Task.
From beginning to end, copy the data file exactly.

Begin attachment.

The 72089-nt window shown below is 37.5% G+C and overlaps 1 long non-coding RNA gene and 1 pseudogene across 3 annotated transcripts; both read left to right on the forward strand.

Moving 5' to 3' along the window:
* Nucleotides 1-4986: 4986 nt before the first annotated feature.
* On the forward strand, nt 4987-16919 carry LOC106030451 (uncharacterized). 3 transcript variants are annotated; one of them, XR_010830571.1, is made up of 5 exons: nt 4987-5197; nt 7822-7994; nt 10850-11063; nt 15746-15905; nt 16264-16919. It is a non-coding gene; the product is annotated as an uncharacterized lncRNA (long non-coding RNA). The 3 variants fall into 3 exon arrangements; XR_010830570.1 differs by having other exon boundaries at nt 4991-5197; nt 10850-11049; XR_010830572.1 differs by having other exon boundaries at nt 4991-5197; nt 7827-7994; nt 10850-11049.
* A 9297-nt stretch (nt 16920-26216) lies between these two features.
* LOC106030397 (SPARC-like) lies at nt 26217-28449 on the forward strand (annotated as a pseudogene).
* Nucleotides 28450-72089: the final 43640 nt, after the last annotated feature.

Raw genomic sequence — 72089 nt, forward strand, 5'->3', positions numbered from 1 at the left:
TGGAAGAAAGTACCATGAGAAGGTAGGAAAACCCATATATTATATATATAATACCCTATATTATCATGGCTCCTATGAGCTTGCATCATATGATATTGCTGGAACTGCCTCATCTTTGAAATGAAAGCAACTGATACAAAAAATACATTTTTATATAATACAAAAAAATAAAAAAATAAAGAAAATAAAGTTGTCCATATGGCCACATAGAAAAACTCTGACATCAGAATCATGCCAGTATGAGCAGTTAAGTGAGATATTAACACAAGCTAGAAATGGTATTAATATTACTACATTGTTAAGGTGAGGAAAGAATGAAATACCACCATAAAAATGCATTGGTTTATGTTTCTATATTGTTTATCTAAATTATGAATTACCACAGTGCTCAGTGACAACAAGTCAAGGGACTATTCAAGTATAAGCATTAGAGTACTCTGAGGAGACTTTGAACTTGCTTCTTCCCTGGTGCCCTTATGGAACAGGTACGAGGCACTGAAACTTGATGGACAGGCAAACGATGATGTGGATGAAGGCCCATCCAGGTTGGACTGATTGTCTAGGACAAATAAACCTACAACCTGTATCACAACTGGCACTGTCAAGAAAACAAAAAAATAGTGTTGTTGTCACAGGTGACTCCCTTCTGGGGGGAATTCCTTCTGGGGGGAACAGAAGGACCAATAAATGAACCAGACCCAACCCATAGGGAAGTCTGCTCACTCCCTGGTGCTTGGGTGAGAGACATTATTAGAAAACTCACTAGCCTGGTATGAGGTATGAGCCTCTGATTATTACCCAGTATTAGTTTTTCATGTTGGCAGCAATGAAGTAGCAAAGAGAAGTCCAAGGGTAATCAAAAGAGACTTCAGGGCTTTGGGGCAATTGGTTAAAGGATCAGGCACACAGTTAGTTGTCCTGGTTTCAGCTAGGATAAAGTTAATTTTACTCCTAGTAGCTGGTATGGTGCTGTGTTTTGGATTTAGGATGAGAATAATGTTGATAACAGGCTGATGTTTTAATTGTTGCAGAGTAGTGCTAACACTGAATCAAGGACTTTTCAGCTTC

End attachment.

The 72089-nt window shown below is 37.5% G+C and overlaps 1 long non-coding RNA gene and 1 pseudogene across 3 annotated transcripts; both read left to right on the forward strand.

Moving 5' to 3' along the window:
* Nucleotides 1-4986: 4986 nt before the first annotated feature.
* On the forward strand, nt 4987-16919 carry LOC106030451 (uncharacterized). 3 transcript variants are annotated; one of them, XR_010830571.1, is made up of 5 exons: nt 4987-5197; nt 7822-7994; nt 10850-11063; nt 15746-15905; nt 16264-16919. It is a non-coding gene; the product is annotated as an uncharacterized lncRNA (long non-coding RNA). The 3 variants fall into 3 exon arrangements; XR_010830570.1 differs by having other exon boundaries at nt 4991-5197; nt 10850-11049; XR_010830572.1 differs by having other exon boundaries at nt 4991-5197; nt 7827-7994; nt 10850-11049.
* A 9297-nt stretch (nt 16920-26216) lies between these two features.
* LOC106030397 (SPARC-like) lies at nt 26217-28449 on the forward strand (annotated as a pseudogene).
* Nucleotides 28450-72089: the final 43640 nt, after the last annotated feature.

Raw genomic sequence — 72089 nt, forward strand, 5'->3', positions numbered from 1 at the left:
TGGAAGAAAGTACCATGAGAAGGTAGGAAAACCCATATATTATATATATAATACCCTATATTATCATGGCTCCTATGAGCTTGCATCATATGATATTGCTGGAACTGCCTCATCTTTGAAATGAAAGCAACTGATACAAAAAATACATTTTTATATAATACAAAAAAATAAAAAAATAAAGAAAATAAAGTTGTCCATATGGCCACATAGAAAAACTCTGACATCAGAATCATGCCAGTATGAGCAGTTAAGTGAGATATTAACACAAGCTAGAAATGGTATTAATATTACTACATTGTTAAGGTGAGGAAAGAATGAAATACCACCATAAAAATGCATTGGTTTATGTTTCTATATTGTTTATCTAAATTATGAATTACCACAGTGCTCAGTGACAACAAGTCAAGGGACTATTCAAGTATAAGCATTAGAGTACTCTGAGGAGACTTTGAACTTGCTTCTTCCCTGGTGCCCTTATGGAACAGGTACGAGGCACTGAAACTTGATGGACAGGCAAACGATGATGTGGATGAAGGCCCATCCAGGTTGGACTGATTGTCTAGGACAAATAAACCTACAACCTGTATCACAACTGGCACTGTCAAGAAAACAAAAAAATAGTGTTGTTGTCACAGGTGACTCCCTTCTGGGGGGAATTCCTTCTGGGGGGAACAGAAGGACCAATAAATGAACCAGACCCAACCCATAGGGAAGTCTGCTCACTCCCTGGTGCTTGGGTGAGAGACATTATTAGAAAACTCACTAGCCTGGTATGAGGTATGAGCCTCTGATTATTACCCAGTATTAGTTTTTCATGTTGGCAGCAATGAAGTAGCAAAGAGAAGTCCAAGGGTAATCAAAAGAGACTTCAGGGCTTTGGGGCAATTGGTTAAAGGATCAGGCACACAGTTAGTTGTCCTGGTTTCAGCTAGGATAAAGTTAATTTTACTCCTAGTAGCTGGTATGGTGCTGTGTTTTGGATTTAGGATGAGAATAATGTTGATAACAGGCTGATGTTTTAATTGTTGCAGAGTAGTGCTAACACTGAATCAAGGACTTTTCAGCTTC